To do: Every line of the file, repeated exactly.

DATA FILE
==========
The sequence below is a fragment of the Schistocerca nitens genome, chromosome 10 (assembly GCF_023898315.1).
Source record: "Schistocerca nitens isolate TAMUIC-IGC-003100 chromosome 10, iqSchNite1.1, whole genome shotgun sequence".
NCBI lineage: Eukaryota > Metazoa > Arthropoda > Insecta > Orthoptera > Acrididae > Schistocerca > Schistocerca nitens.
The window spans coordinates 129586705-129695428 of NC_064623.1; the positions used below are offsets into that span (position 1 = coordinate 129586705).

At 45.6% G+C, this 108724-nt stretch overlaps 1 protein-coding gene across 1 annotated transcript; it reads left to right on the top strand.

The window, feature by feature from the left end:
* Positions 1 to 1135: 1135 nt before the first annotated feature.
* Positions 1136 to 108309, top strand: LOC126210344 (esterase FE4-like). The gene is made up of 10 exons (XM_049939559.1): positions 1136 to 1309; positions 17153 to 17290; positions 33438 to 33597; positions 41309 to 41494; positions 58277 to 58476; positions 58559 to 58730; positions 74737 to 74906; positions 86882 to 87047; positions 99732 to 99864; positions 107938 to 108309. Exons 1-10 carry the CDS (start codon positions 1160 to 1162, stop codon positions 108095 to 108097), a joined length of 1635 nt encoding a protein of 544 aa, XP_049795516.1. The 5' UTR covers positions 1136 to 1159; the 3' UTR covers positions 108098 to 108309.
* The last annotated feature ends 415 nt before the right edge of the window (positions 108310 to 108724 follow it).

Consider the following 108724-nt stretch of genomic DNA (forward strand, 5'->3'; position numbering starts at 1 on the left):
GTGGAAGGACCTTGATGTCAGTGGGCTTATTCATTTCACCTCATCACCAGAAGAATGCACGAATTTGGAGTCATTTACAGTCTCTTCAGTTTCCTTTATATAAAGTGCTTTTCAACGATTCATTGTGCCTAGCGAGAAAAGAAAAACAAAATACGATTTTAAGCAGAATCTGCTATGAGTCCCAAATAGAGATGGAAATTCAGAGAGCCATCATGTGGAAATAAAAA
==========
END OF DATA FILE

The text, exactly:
The sequence below is a fragment of the Schistocerca nitens genome, chromosome 10 (assembly GCF_023898315.1).
Source record: "Schistocerca nitens isolate TAMUIC-IGC-003100 chromosome 10, iqSchNite1.1, whole genome shotgun sequence".
NCBI lineage: Eukaryota > Metazoa > Arthropoda > Insecta > Orthoptera > Acrididae > Schistocerca > Schistocerca nitens.
The window spans coordinates 129586705-129695428 of NC_064623.1; the positions used below are offsets into that span (position 1 = coordinate 129586705).

At 45.6% G+C, this 108724-nt stretch overlaps 1 protein-coding gene across 1 annotated transcript; it reads left to right on the top strand.

The window, feature by feature from the left end:
* Positions 1 to 1135: 1135 nt before the first annotated feature.
* Positions 1136 to 108309, top strand: LOC126210344 (esterase FE4-like). The gene is made up of 10 exons (XM_049939559.1): positions 1136 to 1309; positions 17153 to 17290; positions 33438 to 33597; positions 41309 to 41494; positions 58277 to 58476; positions 58559 to 58730; positions 74737 to 74906; positions 86882 to 87047; positions 99732 to 99864; positions 107938 to 108309. Exons 1-10 carry the CDS (start codon positions 1160 to 1162, stop codon positions 108095 to 108097), a joined length of 1635 nt encoding a protein of 544 aa, XP_049795516.1. The 5' UTR covers positions 1136 to 1159; the 3' UTR covers positions 108098 to 108309.
* The last annotated feature ends 415 nt before the right edge of the window (positions 108310 to 108724 follow it).

Consider the following 108724-nt stretch of genomic DNA (forward strand, 5'->3'; position numbering starts at 1 on the left):
GTGGAAGGACCTTGATGTCAGTGGGCTTATTCATTTCACCTCATCACCAGAAGAATGCACGAATTTGGAGTCATTTACAGTCTCTTCAGTTTCCTTTATATAAAGTGCTTTTCAACGATTCATTGTGCCTAGCGAGAAAAGAAAAACAAAATACGATTTTAAGCAGAATCTGCTATGAGTCCCAAATAGAGATGGAAATTCAGAGAGCCATCATGTGGAAATAAAAA